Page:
First Snow

                expelled from the garden of narrative

                in the cruel no-man's-land between       

             insights intellectual and visceral   

It wasn't really snow. It started

but soon stopped; by evening no trace remained.

And yet at noon it seemed no blasphemy

that some transcendent sense of fun

should now replay the mythical scene in which

a year before we had been flung together,

again in the first snowfall, and, of course,

in the same place. On the way, in the tram,

realisation dawned:

you had not been a state of grace, so that

with you I was more often happier,

but that every itsy-bitsy thing

to do with you had had that certain spark,

been full of meaning midst the attraction of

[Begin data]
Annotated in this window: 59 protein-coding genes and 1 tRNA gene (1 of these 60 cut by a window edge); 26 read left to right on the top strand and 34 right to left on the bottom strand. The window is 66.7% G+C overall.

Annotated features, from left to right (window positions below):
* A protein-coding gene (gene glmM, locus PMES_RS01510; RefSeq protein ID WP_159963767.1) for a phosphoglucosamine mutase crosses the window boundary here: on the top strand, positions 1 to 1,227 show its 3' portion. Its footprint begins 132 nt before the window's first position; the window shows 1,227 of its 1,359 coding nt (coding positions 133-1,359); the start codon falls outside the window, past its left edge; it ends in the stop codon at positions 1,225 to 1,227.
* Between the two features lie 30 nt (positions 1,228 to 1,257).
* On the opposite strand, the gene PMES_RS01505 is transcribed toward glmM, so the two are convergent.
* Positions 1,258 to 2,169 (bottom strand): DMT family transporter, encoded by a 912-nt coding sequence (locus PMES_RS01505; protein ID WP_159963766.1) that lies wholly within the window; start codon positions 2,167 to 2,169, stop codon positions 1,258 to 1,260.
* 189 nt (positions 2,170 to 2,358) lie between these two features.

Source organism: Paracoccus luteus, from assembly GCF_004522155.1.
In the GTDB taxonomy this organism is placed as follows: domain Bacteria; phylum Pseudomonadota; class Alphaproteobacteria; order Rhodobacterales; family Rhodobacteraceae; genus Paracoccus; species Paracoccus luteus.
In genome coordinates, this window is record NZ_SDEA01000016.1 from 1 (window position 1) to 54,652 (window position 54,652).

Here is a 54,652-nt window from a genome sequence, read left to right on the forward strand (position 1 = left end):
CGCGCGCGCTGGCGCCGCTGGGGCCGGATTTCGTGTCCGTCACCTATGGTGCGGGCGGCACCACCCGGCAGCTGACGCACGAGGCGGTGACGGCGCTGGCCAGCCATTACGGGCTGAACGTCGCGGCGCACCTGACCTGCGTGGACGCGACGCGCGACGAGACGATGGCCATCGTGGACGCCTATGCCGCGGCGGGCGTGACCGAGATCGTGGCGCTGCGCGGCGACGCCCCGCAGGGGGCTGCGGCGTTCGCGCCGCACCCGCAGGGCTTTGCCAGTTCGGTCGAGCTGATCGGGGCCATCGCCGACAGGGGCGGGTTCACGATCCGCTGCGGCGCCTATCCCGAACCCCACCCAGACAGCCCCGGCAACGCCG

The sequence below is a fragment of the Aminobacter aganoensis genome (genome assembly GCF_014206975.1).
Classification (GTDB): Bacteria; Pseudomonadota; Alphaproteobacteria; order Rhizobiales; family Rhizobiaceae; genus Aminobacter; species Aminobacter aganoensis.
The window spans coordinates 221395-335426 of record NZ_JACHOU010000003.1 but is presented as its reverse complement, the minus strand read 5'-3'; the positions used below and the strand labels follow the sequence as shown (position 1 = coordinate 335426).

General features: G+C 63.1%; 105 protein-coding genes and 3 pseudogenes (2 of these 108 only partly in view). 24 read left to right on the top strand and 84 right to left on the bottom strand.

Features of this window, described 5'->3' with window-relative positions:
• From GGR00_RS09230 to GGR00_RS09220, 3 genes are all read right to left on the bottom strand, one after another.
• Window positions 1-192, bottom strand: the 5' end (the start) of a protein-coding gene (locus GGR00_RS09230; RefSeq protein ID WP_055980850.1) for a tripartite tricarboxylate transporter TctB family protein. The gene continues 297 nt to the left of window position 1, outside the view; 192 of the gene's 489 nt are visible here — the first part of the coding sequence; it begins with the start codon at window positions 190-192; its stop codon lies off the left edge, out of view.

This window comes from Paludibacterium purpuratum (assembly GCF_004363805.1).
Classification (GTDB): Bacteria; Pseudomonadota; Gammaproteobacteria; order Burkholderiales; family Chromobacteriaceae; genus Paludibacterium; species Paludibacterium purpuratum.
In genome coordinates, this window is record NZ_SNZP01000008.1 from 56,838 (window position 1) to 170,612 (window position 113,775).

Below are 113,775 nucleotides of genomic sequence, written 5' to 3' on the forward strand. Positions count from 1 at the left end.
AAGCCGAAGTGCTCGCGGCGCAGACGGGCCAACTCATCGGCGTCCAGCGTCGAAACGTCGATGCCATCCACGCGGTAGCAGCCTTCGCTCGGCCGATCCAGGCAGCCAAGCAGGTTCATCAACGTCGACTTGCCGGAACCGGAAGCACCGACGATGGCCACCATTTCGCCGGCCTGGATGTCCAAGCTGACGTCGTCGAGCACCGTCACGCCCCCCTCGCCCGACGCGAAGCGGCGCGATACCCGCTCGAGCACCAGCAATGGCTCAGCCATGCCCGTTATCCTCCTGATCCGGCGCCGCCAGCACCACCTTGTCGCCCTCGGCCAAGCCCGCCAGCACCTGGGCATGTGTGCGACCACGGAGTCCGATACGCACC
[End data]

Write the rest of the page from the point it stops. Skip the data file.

other particles, and life's warp and weft,

its splendid, ordered texture, gleaming far

beyond the grasp of mere geometry,

had then not only held me like a web

but also fitted close, as does a dress

that's made to measure, and when you were there

was shot with many a frisson. 

Then, in the warmth of the Red Lion tea-room

(next day, no scene, merely a parody,

TV reported from precisely there:

a private battle-field, at sterile range)

- you were late as time unravelled,

we had to wait for a table, to submit

to other people's time - it was at last

clear that the animal greed, the sheer despair,

with which we'd tried to force agreement - while

maintaining each our interests - upon

everything that once we'd jointly held

in easy harmony, was by now

incapable of holding us together. 

A hasty peck, we went our separate ways.

The evening pavement, bare again of snow,

lay dim in the chaos between two myths,

a dreary, cold expanse of vague extent. 

Translated by Bernard Adams